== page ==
Sanrio Co. said Friday Shintaro Tsuji, 92, who founded the company that created Hello Kitty, will step down as president next month in the first change of leadership in its 60-year history.

Tsuji will cede the post on July 1 to his 31-year-old grandson Tomokuni Tsuji, who is currently senior managing director, and become chairman. The founder will have the right to represent the Tokyo-based company, which conceived the world-famous feline character in 1974.

Shintaro Tsuji (Kyodo)

"I want to transform the company to better respond to today's rapidly changing business environment," the younger Tsuji said at a Tokyo press conference Friday. The founder did not attend as a precaution against COVID-19 infection.

The move comes as Sanrio reported its fifth straight yearly decline in net profit through the fiscal year ended March.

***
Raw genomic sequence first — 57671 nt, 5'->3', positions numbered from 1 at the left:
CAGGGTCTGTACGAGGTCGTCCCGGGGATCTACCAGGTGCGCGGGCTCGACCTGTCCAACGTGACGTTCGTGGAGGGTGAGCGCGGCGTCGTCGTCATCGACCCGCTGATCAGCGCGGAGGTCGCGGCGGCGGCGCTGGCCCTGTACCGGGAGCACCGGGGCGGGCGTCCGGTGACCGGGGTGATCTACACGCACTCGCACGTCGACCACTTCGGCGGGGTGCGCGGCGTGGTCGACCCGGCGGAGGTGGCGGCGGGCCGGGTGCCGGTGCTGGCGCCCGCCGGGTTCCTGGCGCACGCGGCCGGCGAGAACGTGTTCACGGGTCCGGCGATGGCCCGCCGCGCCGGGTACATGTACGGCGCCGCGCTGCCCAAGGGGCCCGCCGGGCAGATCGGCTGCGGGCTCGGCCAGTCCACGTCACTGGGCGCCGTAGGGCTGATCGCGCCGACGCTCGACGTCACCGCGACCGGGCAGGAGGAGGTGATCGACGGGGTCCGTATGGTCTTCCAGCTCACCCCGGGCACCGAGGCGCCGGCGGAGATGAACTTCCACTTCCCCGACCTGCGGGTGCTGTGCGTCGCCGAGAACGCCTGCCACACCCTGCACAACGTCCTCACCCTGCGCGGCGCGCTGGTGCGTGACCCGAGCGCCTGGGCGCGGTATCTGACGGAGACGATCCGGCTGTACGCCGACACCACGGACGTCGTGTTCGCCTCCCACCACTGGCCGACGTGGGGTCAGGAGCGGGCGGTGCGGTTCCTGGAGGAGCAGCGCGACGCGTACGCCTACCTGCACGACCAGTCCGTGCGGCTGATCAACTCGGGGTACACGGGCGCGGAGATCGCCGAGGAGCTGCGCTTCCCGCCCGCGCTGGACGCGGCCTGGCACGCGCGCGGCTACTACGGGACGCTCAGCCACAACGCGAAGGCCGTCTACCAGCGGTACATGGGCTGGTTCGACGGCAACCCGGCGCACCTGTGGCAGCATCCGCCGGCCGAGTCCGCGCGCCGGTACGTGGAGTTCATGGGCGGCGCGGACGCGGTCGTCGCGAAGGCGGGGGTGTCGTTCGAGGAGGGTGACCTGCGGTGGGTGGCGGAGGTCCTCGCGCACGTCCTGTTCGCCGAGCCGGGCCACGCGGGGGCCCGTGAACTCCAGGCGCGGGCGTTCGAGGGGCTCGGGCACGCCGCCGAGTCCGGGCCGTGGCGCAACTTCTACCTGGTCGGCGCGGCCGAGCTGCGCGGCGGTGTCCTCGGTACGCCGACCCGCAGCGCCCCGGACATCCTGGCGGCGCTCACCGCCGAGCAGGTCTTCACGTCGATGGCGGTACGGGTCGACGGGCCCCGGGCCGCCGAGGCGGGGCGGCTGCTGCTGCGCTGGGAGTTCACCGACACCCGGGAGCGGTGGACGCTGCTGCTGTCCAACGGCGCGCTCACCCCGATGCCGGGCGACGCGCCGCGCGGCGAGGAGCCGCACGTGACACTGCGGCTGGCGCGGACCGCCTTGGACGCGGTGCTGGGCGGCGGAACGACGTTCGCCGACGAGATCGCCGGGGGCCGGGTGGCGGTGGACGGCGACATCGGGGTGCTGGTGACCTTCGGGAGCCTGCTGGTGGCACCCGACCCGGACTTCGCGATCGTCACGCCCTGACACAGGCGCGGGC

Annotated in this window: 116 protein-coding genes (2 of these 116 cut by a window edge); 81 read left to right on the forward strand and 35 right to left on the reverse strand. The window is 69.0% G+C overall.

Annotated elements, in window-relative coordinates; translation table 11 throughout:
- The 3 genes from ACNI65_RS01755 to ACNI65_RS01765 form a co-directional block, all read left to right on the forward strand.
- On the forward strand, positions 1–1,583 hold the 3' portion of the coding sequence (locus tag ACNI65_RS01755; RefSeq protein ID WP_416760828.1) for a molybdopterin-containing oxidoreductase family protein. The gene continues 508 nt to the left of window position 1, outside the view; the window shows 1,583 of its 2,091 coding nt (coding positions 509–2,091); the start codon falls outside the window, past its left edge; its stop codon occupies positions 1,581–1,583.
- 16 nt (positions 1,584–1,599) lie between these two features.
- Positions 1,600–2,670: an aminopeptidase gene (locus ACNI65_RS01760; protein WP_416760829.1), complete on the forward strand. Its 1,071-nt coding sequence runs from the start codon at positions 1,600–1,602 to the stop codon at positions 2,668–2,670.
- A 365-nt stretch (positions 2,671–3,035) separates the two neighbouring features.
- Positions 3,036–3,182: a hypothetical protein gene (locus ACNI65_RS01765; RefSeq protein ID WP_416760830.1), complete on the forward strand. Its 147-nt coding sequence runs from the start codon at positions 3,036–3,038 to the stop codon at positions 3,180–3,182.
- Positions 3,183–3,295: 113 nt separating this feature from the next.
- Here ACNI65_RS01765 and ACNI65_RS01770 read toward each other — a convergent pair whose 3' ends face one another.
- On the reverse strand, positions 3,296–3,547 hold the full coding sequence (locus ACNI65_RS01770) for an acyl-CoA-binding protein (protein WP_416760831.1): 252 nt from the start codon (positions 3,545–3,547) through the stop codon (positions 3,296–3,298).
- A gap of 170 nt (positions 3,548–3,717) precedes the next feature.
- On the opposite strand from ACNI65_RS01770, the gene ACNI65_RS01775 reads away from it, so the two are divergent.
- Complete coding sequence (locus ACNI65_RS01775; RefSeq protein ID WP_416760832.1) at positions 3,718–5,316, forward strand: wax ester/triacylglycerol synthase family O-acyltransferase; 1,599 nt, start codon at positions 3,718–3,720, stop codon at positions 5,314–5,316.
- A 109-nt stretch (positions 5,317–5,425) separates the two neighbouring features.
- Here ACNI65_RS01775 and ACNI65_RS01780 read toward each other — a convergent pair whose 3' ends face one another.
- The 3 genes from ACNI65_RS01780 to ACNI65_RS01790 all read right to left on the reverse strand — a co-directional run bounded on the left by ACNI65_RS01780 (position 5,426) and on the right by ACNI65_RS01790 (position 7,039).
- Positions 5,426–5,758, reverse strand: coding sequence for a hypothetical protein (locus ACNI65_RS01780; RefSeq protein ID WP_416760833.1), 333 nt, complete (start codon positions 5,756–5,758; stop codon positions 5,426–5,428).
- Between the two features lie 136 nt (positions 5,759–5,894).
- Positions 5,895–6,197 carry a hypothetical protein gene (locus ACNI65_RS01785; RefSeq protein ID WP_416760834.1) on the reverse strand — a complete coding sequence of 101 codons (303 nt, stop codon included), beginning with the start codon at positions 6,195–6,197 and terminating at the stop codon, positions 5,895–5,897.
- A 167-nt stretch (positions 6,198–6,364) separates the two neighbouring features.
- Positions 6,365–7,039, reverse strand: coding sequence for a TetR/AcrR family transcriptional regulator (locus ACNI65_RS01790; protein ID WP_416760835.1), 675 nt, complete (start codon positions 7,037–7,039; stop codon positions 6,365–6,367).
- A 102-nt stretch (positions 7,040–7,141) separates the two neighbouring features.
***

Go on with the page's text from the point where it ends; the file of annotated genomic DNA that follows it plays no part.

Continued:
As the coronavirus pandemic forced the temporary closure of its Hello Kitty-themed parks in Japan, Sanrio saw its net profit plunge 95.1 percent from a year earlier to 191 million yen ($1.78 million) in the business year.

Tomokuni noted at the press conference that the company needs to drastically improve its digital business and strengthen global marketing for its survival.

A former prefectural government official in Yamanashi, Shintaro Tsuji founded Yamanashi Silk Center Co., predecessor of Sanrio, in Tokyo in 1960 to sell silk products, a specialty of the central Japanese prefecture.

After learning that merchandise with cute illustrations sold well, he moved into character goods, eventually leading to the creation of Hello Kitty in 1974.

Tomokuni Tsuji

His son, Kunihiko Tsuji, died in 2013 at age 61 due to acute cardiac failure while on a business trip to Los Angeles in his role as executive vice president of the firm.

Incoming president Tomokuni Tsuji joined in 2014 and has been senior managing director since June 2017.

Related coverage:

Hello Kitty bullet train display opens at Kyoto Railway Museum

Colorful "daruma" dolls at shrine popular among J-pop band Arashi's fans

Release of Kyoto Animation's new film postponed amid virus scare